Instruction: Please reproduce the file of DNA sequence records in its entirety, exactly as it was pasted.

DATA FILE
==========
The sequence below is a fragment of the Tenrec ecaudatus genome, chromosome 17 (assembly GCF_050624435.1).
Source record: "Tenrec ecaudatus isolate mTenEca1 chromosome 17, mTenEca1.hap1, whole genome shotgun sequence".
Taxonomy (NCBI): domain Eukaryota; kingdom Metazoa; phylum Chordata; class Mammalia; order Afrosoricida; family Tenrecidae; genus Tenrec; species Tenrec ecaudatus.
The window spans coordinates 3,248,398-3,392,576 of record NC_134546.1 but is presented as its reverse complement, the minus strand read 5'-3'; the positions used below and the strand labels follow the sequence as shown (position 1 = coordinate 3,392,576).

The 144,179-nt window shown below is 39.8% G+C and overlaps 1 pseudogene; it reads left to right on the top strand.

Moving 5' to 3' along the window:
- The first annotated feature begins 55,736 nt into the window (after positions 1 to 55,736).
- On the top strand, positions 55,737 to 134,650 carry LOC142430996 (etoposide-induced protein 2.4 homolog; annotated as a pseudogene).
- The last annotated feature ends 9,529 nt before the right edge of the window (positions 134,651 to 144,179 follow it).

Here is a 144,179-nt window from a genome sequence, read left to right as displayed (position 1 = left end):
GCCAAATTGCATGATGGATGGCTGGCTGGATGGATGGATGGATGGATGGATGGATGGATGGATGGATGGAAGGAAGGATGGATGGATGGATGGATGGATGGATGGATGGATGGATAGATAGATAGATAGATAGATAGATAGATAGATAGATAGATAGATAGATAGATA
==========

The sequence below is a fragment of the Tenrec ecaudatus genome, chromosome 17 (assembly GCF_050624435.1).
Source record: "Tenrec ecaudatus isolate mTenEca1 chromosome 17, mTenEca1.hap1, whole genome shotgun sequence".
Taxonomy (NCBI): domain Eukaryota; kingdom Metazoa; phylum Chordata; class Mammalia; order Afrosoricida; family Tenrecidae; genus Tenrec; species Tenrec ecaudatus.
The window spans coordinates 3,248,398-3,392,576 of record NC_134546.1 but is presented as its reverse complement, the minus strand read 5'-3'; the positions used below and the strand labels follow the sequence as shown (position 1 = coordinate 3,392,576).

The 144,179-nt window shown below is 39.8% G+C and overlaps 1 pseudogene; it reads left to right on the top strand.

Moving 5' to 3' along the window:
- The first annotated feature begins 55,736 nt into the window (after positions 1 to 55,736).
- On the top strand, positions 55,737 to 134,650 carry LOC142430996 (etoposide-induced protein 2.4 homolog; annotated as a pseudogene).
- The last annotated feature ends 9,529 nt before the right edge of the window (positions 134,651 to 144,179 follow it).

Here is a 144,179-nt window from a genome sequence, read left to right as displayed (position 1 = left end):
GCCAAATTGCATGATGGATGGCTGGCTGGATGGATGGATGGATGGATGGATGGATGGATGGATGGATGGAAGGAAGGATGGATGGATGGATGGATGGATGGATGGATGGATGGATAGATAGATAGATAGATAGATAGATAGATAGATAGATAGATAGATAGATAGATA